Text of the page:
Vitamin B1: Even though the vitamin B1 status of vegans was highest, there was no clinical deficiency in any group. Vegans had significantly higher vitamin B1 intakes than the other groups.
Vitamin B2: There were no significant differences seen in vitamin B2 status, rates of deficiency or intakes between the groups.
Niacin: Niacin status was greatest in omnivores, although there was no significant difference in rate of deficiency. Niacin intakes were lowest in ovo-lactovegetarians.
Vitamin B6: Vitamin B6 status was lowest on ovo-lactovegetarians, who had a higher rate of deficiency. Vegans had the highest intake of vitamin B6.
Vitamin B12: There was no significant difference in vitamin B12 status between the groups, although vegans had the lowest status intakes and highest rate of deficiency. Vitamin B12 intakes varied significantly between the groups, with omnivores having the highest intake, followed by ovo-lactovegetarians and then an almost negligible intake in vegans. The lack of deficiency despite almost non-existent intake is perhaps explained by the median time following a vegan diet, which was only 3 years: vitamin B12 stores are in the range of 2-5 years in a free-living population (Doets). The use of supplements in the vegan group may have improved status (43% of vegans reported use of supplements containing vitamin B12).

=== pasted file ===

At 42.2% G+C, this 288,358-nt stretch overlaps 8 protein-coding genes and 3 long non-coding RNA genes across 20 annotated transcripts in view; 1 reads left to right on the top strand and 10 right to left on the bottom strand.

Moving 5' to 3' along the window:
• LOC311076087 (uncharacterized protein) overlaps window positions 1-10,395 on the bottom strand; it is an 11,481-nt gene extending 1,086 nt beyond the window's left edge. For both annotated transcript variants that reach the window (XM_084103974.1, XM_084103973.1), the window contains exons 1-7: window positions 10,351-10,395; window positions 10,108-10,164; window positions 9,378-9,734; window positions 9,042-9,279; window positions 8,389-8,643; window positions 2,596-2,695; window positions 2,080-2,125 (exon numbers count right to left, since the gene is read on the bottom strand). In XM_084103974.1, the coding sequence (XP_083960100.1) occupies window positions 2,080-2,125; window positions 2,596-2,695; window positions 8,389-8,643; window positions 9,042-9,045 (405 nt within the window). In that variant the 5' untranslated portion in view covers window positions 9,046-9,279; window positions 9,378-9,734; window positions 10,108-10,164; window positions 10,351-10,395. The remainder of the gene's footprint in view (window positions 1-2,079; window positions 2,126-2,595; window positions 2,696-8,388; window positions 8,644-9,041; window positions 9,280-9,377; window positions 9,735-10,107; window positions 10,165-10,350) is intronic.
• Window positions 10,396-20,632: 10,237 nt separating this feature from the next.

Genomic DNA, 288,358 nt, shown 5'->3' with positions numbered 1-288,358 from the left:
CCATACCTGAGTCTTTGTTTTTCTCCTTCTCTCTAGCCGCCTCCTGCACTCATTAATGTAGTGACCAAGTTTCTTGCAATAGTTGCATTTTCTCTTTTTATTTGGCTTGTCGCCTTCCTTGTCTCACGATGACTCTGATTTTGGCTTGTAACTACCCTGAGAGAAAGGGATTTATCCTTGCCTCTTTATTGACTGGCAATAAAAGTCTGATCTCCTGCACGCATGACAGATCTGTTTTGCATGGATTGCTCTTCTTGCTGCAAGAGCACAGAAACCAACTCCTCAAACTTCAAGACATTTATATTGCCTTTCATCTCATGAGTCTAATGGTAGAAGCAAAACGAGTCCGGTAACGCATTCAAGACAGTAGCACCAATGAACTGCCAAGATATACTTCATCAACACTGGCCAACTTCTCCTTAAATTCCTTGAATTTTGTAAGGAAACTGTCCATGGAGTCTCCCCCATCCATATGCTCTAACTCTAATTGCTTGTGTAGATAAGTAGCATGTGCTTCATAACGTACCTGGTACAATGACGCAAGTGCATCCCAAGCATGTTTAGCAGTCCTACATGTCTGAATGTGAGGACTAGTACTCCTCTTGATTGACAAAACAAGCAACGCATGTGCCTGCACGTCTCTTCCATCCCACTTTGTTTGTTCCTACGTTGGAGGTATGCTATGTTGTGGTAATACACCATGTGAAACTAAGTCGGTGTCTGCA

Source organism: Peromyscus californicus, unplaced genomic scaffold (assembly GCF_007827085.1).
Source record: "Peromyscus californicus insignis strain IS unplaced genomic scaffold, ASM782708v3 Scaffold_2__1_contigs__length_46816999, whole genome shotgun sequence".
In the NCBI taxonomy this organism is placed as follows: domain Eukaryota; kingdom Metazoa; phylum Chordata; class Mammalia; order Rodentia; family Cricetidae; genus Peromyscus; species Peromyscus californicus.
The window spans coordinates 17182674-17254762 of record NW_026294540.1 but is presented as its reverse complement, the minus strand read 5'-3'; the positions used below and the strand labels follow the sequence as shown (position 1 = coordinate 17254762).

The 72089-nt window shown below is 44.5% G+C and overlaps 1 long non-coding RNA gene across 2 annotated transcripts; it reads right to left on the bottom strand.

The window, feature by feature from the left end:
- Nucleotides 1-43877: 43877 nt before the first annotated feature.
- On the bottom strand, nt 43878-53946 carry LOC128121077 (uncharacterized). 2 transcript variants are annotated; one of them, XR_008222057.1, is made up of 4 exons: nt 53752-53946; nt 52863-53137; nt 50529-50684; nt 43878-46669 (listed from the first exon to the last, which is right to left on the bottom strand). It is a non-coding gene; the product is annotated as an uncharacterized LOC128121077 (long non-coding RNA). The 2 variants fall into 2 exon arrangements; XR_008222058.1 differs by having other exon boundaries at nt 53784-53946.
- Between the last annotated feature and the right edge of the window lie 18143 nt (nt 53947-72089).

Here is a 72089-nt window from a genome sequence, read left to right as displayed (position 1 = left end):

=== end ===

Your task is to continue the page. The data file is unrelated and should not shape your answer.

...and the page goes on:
Folic acid: Folic acid concentrations were highest in vegans, and vegans and ovo-lactovegetarians had a significantly lower rate of deficiency than omnivores. Folic acid intakes were highest in vegans, presumably due to their consumption of green, leafy vegetables.
Pantothenic acid: There was no significant difference in blood levels of pantothenic acid, however vegans and vegetarians had higher rates of deficiency. Intakes of pantothenic acid were higher in vegans.
This report shows that the intakes of some nutrients is affected by whether people are omnivores, ovo-lactovegetarians or vegans. Even so, omnivores only had a significantly reduced prevalence of zinc, vitamin B6 and pantothenic acid compared to either of the vegetarian dietary groups, and an increased risk of folate deficiency . Clearly, the diets were nutritionally adequate in general. The total micronutrient content of the diet is more important than whether the nutrients come from meat or plant foods.
Schüpbach R, Wegmüller R, Berguerand C, Bui M, Herter-Aeberli. Micronutrient status and intake in omnivores, vegetarians and vegans in Switzerland. Eur J Nutr. 2015 Oct 26. [Epub ahead of print] http://www.ncbi.nlm.nih.gov/pubmed/26502280
Doets EL, In 't Veld PH, Szczecińska A, Dhonukshe-Rutten RA, Cavelaars AE, van 't Veer P, Brzozowska A, de Groot LC. Systematic review on daily vitamin B12 losses and bioavailability for deriving recommendations on vitamin B12 intake with the factorial approach. Ann Nutr Metab. 2013;62(4):311-22. doi: 10.1159/000346968. Epub 2013 Jun 20. http://www.ncbi.nlm.nih.gov/pubmed/23796635
Pramil N Singh, Joan Sabaté, and Gary E Fraser. Does low meat consumption increase life expectancy in humans? Am J Clin Nutr September 2003. Vol. 78 no. 3 526S-532S. http://ajcn.nutrition.org/content/78/3/526S.abstract